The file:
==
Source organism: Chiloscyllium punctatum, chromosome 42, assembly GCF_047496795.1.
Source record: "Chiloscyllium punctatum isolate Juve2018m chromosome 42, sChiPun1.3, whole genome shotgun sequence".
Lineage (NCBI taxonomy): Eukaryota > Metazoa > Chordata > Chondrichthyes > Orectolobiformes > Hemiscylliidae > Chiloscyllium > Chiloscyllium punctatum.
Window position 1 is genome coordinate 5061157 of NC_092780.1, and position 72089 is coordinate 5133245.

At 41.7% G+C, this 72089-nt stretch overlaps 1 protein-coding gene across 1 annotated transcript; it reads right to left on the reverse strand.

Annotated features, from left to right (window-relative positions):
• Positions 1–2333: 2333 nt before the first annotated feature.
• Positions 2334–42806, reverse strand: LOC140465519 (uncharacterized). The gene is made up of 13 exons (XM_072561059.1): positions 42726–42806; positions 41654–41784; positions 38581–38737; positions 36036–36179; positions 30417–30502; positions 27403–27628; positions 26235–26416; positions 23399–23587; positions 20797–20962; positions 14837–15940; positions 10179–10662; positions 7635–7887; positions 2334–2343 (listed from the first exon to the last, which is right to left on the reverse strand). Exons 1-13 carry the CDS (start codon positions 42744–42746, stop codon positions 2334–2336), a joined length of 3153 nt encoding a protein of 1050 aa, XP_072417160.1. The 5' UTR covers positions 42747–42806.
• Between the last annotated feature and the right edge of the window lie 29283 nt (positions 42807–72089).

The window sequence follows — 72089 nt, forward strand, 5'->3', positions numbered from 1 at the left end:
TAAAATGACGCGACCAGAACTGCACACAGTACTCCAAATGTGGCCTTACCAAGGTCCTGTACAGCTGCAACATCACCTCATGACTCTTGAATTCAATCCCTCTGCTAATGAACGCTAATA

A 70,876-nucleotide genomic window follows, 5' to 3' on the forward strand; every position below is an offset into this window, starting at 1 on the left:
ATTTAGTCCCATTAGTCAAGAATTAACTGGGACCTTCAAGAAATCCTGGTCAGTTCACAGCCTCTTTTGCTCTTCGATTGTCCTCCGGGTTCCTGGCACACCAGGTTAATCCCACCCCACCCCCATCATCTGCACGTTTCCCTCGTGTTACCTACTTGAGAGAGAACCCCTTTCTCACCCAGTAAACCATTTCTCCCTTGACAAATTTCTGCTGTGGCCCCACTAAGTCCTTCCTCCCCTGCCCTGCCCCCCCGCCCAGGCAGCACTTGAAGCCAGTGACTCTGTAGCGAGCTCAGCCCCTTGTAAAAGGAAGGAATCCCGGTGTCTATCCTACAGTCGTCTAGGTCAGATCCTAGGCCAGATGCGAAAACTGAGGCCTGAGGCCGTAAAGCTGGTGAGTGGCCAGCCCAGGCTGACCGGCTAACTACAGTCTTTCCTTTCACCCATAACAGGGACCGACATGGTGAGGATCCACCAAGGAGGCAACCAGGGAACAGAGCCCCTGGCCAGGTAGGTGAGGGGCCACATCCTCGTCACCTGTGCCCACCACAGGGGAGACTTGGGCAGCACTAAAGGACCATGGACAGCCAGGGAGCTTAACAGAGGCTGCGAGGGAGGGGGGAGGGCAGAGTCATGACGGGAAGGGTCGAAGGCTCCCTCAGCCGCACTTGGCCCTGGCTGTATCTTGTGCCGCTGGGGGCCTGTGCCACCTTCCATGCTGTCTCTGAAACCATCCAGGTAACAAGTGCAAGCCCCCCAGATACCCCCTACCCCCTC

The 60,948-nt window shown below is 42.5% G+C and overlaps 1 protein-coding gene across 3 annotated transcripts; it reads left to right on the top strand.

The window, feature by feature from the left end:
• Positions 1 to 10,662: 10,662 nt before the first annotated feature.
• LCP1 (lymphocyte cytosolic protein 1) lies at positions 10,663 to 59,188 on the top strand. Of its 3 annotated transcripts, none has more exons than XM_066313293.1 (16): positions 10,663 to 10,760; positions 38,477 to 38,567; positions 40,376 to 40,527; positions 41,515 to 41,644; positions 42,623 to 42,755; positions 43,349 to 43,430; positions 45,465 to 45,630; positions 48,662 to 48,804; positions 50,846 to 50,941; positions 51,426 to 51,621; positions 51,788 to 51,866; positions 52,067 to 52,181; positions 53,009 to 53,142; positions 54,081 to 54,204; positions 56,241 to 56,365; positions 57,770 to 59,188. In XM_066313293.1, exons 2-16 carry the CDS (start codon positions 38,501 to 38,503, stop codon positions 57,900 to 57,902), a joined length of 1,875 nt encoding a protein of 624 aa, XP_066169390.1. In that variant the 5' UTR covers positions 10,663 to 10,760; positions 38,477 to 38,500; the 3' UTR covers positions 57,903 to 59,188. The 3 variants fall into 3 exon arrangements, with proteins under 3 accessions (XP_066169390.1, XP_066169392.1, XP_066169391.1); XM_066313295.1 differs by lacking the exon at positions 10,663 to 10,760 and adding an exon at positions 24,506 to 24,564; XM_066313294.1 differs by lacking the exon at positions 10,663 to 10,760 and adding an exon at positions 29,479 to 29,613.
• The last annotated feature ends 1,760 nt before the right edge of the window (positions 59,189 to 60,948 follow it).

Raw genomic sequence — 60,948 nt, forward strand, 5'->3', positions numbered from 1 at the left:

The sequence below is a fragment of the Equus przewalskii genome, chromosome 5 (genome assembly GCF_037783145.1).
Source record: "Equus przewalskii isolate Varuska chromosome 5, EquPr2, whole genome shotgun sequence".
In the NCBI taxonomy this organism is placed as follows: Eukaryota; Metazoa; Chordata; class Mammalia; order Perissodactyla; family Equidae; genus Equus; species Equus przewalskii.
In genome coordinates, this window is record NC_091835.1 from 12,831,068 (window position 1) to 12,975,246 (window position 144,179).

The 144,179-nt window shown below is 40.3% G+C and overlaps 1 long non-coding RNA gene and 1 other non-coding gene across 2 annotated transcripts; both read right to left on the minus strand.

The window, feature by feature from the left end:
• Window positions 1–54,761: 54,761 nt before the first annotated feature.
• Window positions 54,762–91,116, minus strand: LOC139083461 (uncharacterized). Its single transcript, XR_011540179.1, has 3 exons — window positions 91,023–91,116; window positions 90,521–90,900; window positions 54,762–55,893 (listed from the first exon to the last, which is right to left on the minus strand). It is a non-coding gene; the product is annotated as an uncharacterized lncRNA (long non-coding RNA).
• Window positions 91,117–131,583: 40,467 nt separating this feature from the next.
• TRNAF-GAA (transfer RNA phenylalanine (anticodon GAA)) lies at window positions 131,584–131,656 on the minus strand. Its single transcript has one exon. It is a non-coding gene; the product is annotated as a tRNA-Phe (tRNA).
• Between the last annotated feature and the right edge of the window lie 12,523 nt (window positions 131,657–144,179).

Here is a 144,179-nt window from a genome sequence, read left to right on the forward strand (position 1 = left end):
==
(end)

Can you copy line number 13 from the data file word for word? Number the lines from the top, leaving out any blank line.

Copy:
ATTTAGTCCCATTAGTCAAGAATTAACTGGGACCTTCAAGAAATCCTGGTCAGTTCACAGCCTCTTTTGCTCTTCGATTGTCCTCCGGGTTCCTGGCACACCAGGTTAATCCCACCCCACCCCCATCATCTGCACGTTTCCCTCGTGTTACCTACTTGAGAGAGAACCCCTTTCTCACCCAGTAAACCATTTCTCCCTTGACAAATTTCTGCTGTGGCCCCACTAAGTCCTTCCTCCCCTGCCCTGCCCCCCCGCCCAGGCAGCACTTGAAGCCAGTGACTCTGTAGCGAGCTCAGCCCCTTGTAAAAGGAAGGAATCCCGGTGTCTATCCTACAGTCGTCTAGGTCAGATCCTAGGCCAGATGCGAAAACTGAGGCCTGAGGCCGTAAAGCTGGTGAGTGGCCAGCCCAGGCTGACCGGCTAACTACAGTCTTTCCTTTCACCCATAACAGGGACCGACATGGTGAGGATCCACCAAGGAGGCAACCAGGGAACAGAGCCCCTGGCCAGGTAGGTGAGGGGCCACATCCTCGTCACCTGTGCCCACCACAGGGGAGACTTGGGCAGCACTAAAGGACCATGGACAGCCAGGGAGCTTAACAGAGGCTGCGAGGGAGGGGGGAGGGCAGAGTCATGACGGGAAGGGTCGAAGGCTCCCTCAGCCGCACTTGGCCCTGGCTGTATCTTGTGCCGCTGGGGGCCTGTGCCACCTTCCATGCTGTCTCTGAAACCATCCAGGTAACAAGTGCAAGCCCCCCAGATACCCCCTACCCCCTC